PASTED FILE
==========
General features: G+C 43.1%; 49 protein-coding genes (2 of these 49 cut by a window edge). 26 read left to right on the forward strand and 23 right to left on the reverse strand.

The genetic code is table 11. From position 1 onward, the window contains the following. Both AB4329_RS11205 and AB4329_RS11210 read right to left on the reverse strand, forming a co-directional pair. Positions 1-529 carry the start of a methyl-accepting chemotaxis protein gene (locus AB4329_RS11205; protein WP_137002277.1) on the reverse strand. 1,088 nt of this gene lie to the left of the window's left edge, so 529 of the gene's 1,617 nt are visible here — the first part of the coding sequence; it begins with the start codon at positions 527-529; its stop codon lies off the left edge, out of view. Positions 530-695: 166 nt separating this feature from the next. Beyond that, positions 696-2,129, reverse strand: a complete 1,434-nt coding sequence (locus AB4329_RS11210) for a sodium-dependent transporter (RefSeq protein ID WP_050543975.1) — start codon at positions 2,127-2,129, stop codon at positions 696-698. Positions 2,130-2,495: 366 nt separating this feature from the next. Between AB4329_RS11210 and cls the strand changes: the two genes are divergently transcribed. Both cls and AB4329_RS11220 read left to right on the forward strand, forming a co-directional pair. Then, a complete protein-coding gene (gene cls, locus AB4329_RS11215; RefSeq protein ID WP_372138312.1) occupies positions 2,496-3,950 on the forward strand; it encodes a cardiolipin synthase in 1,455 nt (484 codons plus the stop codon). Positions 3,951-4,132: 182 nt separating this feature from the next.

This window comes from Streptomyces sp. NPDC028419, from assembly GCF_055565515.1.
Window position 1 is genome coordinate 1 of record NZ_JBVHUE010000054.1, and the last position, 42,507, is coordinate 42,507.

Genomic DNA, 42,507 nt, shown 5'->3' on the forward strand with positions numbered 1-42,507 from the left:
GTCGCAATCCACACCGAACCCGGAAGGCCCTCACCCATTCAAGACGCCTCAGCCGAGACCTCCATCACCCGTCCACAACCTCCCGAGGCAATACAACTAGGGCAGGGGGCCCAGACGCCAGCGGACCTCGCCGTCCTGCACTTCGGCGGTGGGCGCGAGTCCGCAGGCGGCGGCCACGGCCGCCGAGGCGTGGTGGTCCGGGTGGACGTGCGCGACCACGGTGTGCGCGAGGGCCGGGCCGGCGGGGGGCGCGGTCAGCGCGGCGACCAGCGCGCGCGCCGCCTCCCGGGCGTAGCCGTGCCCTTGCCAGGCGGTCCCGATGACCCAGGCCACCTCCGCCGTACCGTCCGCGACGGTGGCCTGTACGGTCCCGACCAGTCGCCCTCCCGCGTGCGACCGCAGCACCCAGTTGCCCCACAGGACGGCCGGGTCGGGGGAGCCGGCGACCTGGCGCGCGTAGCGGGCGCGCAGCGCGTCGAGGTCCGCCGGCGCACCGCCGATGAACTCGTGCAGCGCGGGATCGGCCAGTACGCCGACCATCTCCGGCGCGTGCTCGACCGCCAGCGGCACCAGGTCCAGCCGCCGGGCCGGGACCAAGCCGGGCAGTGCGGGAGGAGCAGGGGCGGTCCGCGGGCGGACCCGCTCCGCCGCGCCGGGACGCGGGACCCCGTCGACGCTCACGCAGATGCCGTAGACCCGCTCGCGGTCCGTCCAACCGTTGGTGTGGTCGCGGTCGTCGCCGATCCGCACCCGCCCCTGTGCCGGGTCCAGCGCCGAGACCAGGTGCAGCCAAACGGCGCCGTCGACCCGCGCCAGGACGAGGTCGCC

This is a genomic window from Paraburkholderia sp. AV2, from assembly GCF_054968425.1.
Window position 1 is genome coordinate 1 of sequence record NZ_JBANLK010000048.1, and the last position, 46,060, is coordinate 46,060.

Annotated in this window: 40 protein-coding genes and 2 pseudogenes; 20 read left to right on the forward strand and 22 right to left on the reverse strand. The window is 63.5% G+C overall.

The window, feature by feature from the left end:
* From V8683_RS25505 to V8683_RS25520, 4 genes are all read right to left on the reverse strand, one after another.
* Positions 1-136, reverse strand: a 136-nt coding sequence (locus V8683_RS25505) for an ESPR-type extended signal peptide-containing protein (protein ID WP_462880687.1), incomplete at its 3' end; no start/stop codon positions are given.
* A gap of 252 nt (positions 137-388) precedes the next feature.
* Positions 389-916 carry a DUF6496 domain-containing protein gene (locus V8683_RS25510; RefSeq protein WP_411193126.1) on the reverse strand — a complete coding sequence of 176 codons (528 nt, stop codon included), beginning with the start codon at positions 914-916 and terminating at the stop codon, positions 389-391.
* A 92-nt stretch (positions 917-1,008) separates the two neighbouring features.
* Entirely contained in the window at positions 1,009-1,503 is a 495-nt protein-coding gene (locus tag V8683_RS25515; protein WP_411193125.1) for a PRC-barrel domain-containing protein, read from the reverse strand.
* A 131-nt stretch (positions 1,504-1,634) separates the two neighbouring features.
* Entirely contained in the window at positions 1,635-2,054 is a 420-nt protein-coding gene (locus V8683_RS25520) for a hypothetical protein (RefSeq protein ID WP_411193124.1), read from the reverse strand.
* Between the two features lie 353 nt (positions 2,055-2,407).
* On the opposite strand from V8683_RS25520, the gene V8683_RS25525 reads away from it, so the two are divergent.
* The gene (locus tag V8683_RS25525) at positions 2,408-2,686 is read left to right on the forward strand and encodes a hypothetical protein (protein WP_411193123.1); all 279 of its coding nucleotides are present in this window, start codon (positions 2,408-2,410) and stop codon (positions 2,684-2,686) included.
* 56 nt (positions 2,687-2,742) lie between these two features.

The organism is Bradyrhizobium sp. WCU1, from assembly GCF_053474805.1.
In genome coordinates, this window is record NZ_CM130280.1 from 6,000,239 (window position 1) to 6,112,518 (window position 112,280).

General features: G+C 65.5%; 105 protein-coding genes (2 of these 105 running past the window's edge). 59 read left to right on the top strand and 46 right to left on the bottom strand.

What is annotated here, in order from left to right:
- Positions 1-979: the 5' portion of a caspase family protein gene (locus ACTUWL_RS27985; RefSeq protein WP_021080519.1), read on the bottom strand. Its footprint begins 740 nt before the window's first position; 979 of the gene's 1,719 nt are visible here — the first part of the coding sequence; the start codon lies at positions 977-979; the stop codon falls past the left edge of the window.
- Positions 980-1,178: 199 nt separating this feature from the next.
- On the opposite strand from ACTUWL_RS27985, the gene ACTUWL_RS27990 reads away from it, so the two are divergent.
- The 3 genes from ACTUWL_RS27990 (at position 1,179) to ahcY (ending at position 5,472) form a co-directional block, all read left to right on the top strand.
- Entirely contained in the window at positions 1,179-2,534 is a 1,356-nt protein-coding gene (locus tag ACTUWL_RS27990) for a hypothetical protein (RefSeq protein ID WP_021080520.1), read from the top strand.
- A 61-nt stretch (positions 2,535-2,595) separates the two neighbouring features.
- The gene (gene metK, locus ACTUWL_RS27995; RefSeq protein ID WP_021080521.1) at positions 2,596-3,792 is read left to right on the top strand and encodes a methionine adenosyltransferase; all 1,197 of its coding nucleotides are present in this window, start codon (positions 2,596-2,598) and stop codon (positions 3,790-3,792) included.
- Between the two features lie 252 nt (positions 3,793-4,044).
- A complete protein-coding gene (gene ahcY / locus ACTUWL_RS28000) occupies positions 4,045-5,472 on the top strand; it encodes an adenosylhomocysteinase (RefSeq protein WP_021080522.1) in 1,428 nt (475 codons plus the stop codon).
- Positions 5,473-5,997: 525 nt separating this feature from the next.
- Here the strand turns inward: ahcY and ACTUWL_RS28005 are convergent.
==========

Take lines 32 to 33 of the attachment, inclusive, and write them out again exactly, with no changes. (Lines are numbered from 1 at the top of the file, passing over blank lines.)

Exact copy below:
- A 61-nt stretch (positions 2,535-2,595) separates the two neighbouring features.
- The gene (gene metK, locus ACTUWL_RS27995; RefSeq protein ID WP_021080521.1) at positions 2,596-3,792 is read left to right on the top strand and encodes a methionine adenosyltransferase; all 1,197 of its coding nucleotides are present in this window, start codon (positions 2,596-2,598) and stop codon (positions 3,790-3,792) included.